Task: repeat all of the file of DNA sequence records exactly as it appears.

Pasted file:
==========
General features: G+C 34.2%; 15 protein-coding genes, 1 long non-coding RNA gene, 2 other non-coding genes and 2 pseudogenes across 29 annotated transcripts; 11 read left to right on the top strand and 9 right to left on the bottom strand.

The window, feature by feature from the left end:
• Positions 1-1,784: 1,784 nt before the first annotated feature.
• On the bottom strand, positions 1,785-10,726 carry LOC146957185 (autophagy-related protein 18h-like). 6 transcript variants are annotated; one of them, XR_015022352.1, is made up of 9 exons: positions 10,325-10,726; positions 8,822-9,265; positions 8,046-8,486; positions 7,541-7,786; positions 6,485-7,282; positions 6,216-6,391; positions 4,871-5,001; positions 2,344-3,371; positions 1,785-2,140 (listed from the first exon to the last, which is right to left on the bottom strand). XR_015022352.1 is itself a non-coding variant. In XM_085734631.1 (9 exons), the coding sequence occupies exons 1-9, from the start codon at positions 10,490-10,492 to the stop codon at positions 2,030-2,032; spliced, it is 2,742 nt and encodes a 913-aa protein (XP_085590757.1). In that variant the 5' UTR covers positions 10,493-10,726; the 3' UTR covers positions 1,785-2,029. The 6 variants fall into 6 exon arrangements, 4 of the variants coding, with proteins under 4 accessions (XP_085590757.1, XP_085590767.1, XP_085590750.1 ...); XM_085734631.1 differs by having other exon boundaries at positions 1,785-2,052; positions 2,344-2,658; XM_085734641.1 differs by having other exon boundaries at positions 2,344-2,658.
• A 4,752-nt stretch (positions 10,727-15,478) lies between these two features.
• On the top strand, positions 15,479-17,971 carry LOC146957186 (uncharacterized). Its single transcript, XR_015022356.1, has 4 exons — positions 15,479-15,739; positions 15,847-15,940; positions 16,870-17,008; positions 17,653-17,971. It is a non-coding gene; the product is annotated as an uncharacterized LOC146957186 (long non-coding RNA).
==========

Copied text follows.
General features: G+C 34.2%; 15 protein-coding genes, 1 long non-coding RNA gene, 2 other non-coding genes and 2 pseudogenes across 29 annotated transcripts; 11 read left to right on the top strand and 9 right to left on the bottom strand.

The window, feature by feature from the left end:
• Positions 1-1,784: 1,784 nt before the first annotated feature.
• On the bottom strand, positions 1,785-10,726 carry LOC146957185 (autophagy-related protein 18h-like). 6 transcript variants are annotated; one of them, XR_015022352.1, is made up of 9 exons: positions 10,325-10,726; positions 8,822-9,265; positions 8,046-8,486; positions 7,541-7,786; positions 6,485-7,282; positions 6,216-6,391; positions 4,871-5,001; positions 2,344-3,371; positions 1,785-2,140 (listed from the first exon to the last, which is right to left on the bottom strand). XR_015022352.1 is itself a non-coding variant. In XM_085734631.1 (9 exons), the coding sequence occupies exons 1-9, from the start codon at positions 10,490-10,492 to the stop codon at positions 2,030-2,032; spliced, it is 2,742 nt and encodes a 913-aa protein (XP_085590757.1). In that variant the 5' UTR covers positions 10,493-10,726; the 3' UTR covers positions 1,785-2,029. The 6 variants fall into 6 exon arrangements, 4 of the variants coding, with proteins under 4 accessions (XP_085590757.1, XP_085590767.1, XP_085590750.1 ...); XM_085734631.1 differs by having other exon boundaries at positions 1,785-2,052; positions 2,344-2,658; XM_085734641.1 differs by having other exon boundaries at positions 2,344-2,658.
• A 4,752-nt stretch (positions 10,727-15,478) lies between these two features.
• On the top strand, positions 15,479-17,971 carry LOC146957186 (uncharacterized). Its single transcript, XR_015022356.1, has 4 exons — positions 15,479-15,739; positions 15,847-15,940; positions 16,870-17,008; positions 17,653-17,971. It is a non-coding gene; the product is annotated as an uncharacterized LOC146957186 (long non-coding RNA).